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Call for submissions: Book Reviews - HEIS News June 2021

  • 1.  Call for submissions: Book Reviews - HEIS News June 2021

    Posted 13-05-2021 11:21 AM
    Book reviews are always a very popular feature of the Higher Education Interest Section (HEIS) newsletter. To request or suggest a book for review and for details, including submission deadlines, please contact Zhenjie Weng at weng.151@buckeyemail.osu.edu

    SUBMISSION GUIDELINES

    HEIS News welcomes reviews of scholarly books and textbooks dealing with English teaching, applied linguistics, second language acquisition, language assessment, or other disciplines as they relate to ESL or TESL instruction in higher education settings. Anyone interested in writing a review for HEIS News may choose a recent book in the field and contact the editor for approval. Reviews will be considered for publication based on the quality of the reviewer's evaluation and description of the book, and the book's relevance and importance to the field.

    Reviews should

    be 600–900 words in length;
    include a 50-word (500 character or fewer) abstract;
    include a 75- to 100-word bio of the reviewer;
    follow the style guidelines in the Publications Manual of the American Psychological Association, Seventh Edition (APA Manual);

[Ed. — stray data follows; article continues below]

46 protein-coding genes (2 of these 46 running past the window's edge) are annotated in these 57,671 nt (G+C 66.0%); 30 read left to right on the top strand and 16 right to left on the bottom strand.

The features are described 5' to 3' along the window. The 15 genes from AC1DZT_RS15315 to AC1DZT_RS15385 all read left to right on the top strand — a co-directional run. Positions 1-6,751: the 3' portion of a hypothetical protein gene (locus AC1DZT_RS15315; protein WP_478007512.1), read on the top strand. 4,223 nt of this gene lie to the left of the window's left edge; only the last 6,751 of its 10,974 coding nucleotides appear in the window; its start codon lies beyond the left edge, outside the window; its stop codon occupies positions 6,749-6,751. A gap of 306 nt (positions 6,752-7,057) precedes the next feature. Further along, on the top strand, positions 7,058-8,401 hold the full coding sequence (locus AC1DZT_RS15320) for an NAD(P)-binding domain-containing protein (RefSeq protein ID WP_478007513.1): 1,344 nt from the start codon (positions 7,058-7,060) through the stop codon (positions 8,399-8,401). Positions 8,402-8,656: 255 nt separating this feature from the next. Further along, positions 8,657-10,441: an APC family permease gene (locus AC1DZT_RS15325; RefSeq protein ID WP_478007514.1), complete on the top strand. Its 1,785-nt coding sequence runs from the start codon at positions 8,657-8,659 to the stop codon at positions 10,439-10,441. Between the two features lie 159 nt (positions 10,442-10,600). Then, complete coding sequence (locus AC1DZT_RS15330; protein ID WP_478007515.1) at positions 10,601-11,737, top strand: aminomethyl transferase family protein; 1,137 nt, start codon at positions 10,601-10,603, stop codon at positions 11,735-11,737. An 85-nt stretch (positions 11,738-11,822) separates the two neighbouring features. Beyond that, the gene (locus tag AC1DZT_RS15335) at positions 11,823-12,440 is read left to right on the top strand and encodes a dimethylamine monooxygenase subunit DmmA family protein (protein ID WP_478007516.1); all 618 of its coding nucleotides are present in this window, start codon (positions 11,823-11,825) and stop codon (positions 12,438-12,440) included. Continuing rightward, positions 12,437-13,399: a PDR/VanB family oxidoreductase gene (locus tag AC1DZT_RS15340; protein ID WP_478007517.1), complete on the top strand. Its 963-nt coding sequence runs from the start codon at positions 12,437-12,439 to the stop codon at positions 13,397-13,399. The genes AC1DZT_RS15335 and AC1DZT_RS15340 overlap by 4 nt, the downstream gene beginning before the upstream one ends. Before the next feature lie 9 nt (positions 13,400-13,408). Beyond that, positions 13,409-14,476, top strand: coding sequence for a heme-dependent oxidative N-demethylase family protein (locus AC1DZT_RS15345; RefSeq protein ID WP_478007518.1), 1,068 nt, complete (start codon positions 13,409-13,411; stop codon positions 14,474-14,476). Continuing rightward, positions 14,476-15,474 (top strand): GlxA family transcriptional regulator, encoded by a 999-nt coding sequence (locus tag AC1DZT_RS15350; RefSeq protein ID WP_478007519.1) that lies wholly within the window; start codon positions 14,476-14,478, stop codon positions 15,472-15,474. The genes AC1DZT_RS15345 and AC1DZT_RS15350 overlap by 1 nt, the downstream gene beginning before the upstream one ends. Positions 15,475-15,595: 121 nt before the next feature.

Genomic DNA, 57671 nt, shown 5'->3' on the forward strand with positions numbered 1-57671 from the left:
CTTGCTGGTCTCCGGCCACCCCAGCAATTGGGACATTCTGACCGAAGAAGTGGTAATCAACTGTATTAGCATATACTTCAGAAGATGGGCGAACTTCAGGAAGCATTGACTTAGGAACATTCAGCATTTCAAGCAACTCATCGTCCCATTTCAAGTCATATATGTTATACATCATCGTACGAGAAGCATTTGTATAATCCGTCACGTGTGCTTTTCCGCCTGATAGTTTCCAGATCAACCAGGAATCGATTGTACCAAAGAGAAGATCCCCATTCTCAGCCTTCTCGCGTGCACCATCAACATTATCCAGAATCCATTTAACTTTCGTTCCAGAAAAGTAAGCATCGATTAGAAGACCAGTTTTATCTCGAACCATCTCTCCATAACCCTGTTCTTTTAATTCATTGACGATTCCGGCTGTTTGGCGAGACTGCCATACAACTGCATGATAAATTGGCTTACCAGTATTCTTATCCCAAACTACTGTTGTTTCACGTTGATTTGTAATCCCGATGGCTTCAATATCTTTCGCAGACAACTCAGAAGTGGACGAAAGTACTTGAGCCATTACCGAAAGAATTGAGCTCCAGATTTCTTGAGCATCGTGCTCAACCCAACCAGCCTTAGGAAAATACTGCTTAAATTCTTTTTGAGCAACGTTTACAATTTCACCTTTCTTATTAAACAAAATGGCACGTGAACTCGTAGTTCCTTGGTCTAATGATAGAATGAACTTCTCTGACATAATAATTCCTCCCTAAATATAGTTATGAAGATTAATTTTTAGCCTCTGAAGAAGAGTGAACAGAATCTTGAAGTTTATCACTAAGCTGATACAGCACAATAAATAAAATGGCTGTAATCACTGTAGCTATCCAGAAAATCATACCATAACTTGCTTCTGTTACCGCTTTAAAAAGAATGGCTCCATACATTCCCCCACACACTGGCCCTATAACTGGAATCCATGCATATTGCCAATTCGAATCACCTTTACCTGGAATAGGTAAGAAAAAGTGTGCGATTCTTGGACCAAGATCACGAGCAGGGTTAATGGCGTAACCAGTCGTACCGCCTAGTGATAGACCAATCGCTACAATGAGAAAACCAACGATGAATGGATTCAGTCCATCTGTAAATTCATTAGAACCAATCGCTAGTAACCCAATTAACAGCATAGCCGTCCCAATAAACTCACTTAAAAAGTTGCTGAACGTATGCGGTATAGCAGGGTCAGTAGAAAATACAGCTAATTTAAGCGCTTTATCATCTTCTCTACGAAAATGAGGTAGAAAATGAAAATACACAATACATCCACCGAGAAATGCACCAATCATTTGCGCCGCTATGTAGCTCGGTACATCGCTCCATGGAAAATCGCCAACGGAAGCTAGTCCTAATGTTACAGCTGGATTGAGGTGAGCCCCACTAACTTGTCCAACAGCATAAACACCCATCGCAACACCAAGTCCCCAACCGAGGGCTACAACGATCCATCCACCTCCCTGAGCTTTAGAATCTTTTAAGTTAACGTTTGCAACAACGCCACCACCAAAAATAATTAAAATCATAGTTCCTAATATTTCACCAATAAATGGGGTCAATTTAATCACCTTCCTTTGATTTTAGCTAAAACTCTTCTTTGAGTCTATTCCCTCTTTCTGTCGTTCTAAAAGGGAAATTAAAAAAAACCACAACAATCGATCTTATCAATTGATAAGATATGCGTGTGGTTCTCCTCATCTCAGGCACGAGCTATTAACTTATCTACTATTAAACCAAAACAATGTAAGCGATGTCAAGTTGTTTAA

be in MS Word (.doc or .docx) or rich-text (.rtf) format; and
    include a reviewer headshot.

    Book reviews should be commentary/critical, not merely summary, and must include elements such as assessment of the writing, the content, the research/evidence provided, the book's usefulness, etc. The summary portion should make up less than half of the text. Following is a basic academic book review outline from the UNC Writing Center:

    First, a review gives the reader a concise summary of the content. This includes a relevant description of the topic as well as its overall perspective, argument, or purpose.
    Second, and more importantly, a review offers a critical assessment of the content. This involves your reactions to the work under review: what strikes you as noteworthy, whether or not it was effective or persuasive, and how it enhanced your understanding of the issues at hand.
    Finally, in addition to analyzing the work, a review often suggests whether or not the audience would appreciate it.

    Additional information about academic book reviews from the USC article, "Writing Academic Book Reviews."

    Best regards,
    Maria Ammar
    Higher Education Interest Section (HEIS) Past Chair

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    Maria Ammar
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